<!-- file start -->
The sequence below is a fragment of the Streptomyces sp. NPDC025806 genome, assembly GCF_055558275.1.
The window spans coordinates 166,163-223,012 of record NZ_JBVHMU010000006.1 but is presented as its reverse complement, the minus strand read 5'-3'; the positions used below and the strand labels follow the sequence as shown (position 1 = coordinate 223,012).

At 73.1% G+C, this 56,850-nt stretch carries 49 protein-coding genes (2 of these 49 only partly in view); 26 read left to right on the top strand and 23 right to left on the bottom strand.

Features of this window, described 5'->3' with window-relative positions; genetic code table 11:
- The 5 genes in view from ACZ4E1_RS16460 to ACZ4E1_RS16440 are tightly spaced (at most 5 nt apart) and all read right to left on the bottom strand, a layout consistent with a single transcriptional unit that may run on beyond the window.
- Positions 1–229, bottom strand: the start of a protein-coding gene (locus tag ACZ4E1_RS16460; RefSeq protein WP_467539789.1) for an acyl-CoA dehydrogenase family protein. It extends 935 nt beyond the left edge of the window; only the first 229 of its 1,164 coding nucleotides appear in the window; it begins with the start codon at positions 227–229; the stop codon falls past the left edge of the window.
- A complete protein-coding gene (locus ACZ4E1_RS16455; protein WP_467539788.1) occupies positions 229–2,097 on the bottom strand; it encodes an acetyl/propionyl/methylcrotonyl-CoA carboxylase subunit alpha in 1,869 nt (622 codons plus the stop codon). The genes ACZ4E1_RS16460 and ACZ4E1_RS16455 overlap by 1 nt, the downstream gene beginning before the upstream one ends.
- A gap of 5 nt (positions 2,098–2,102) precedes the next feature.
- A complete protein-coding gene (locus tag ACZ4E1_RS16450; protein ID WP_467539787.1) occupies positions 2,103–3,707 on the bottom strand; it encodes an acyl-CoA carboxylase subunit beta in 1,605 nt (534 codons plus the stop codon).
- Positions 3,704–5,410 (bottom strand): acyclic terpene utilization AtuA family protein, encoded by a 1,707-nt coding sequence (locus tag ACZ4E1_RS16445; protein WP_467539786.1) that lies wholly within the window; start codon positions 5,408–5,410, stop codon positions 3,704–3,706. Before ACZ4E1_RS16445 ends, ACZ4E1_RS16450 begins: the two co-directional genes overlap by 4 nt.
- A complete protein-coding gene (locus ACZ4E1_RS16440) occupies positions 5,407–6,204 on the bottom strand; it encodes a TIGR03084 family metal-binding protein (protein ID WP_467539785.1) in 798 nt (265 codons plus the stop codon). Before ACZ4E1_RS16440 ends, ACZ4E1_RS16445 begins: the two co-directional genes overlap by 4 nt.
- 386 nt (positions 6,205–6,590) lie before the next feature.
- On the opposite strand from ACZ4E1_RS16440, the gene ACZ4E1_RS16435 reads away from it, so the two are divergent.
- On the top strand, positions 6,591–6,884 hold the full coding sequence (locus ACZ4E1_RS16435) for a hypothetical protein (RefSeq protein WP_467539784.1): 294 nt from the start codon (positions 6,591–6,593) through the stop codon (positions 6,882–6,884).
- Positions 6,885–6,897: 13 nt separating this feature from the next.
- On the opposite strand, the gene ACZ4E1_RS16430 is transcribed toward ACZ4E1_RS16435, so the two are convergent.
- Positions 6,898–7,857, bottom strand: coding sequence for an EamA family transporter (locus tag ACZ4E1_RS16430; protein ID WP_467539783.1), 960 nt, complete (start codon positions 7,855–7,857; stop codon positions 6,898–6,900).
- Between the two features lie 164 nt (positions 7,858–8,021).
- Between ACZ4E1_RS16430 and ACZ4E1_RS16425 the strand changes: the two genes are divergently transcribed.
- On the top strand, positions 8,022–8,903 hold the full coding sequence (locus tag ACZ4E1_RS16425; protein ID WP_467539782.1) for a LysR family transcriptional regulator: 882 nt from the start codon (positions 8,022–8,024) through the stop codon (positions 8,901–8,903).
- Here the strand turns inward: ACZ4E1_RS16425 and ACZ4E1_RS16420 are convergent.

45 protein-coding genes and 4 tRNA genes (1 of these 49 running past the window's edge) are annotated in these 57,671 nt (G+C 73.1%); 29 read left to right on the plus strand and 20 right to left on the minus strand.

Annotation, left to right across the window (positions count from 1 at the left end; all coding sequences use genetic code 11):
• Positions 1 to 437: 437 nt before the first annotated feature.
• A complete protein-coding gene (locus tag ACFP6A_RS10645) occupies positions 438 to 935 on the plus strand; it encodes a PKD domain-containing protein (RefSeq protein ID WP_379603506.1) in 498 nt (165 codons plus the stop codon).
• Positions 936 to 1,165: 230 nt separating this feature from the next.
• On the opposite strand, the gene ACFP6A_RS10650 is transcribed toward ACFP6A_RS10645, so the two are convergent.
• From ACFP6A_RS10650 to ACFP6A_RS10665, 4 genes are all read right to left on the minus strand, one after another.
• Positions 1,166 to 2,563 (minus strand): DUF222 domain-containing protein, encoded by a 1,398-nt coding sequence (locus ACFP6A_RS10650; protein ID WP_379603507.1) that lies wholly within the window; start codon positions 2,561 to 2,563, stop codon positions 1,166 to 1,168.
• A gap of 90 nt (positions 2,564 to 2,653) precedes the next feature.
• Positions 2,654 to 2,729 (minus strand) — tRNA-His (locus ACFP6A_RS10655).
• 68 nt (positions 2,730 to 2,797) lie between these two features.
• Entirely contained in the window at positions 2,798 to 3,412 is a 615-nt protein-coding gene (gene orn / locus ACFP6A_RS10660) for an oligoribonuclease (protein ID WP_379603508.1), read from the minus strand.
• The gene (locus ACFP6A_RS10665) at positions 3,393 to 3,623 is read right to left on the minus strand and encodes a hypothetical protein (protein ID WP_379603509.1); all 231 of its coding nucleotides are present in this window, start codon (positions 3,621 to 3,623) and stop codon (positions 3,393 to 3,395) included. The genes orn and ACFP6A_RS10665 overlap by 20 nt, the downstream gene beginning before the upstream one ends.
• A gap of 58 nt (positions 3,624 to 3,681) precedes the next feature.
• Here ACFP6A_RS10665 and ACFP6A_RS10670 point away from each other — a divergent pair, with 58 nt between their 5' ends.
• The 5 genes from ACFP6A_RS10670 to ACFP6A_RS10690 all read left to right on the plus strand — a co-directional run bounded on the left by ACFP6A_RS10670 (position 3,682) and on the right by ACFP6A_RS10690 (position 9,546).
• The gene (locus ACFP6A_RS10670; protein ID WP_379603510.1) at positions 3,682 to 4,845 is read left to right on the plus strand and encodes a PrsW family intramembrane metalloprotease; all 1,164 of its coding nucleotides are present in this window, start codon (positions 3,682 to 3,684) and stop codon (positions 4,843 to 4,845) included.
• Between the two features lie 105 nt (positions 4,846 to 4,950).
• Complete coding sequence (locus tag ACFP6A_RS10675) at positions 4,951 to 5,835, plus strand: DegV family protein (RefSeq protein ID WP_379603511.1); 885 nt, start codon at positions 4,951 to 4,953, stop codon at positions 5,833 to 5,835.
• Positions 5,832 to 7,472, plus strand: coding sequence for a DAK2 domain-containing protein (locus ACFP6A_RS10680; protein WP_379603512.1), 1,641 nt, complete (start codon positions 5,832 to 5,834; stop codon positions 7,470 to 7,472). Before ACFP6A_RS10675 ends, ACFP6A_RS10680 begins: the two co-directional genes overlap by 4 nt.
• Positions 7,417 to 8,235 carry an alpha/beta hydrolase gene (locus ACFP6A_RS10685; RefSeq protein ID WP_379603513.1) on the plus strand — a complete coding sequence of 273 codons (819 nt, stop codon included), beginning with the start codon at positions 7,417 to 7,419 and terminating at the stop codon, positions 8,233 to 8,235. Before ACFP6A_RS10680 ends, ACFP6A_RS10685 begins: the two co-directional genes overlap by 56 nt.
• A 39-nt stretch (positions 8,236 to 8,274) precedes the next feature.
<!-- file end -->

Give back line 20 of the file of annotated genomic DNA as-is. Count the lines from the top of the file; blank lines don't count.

- On the top strand, positions 8,022–8,903 hold the full coding sequence (locus tag ACZ4E1_RS16425; protein ID WP_467539782.1) for a LysR family transcriptional regulator: 882 nt from the start codon (positions 8,022–8,024) through the stop codon (positions 8,901–8,903).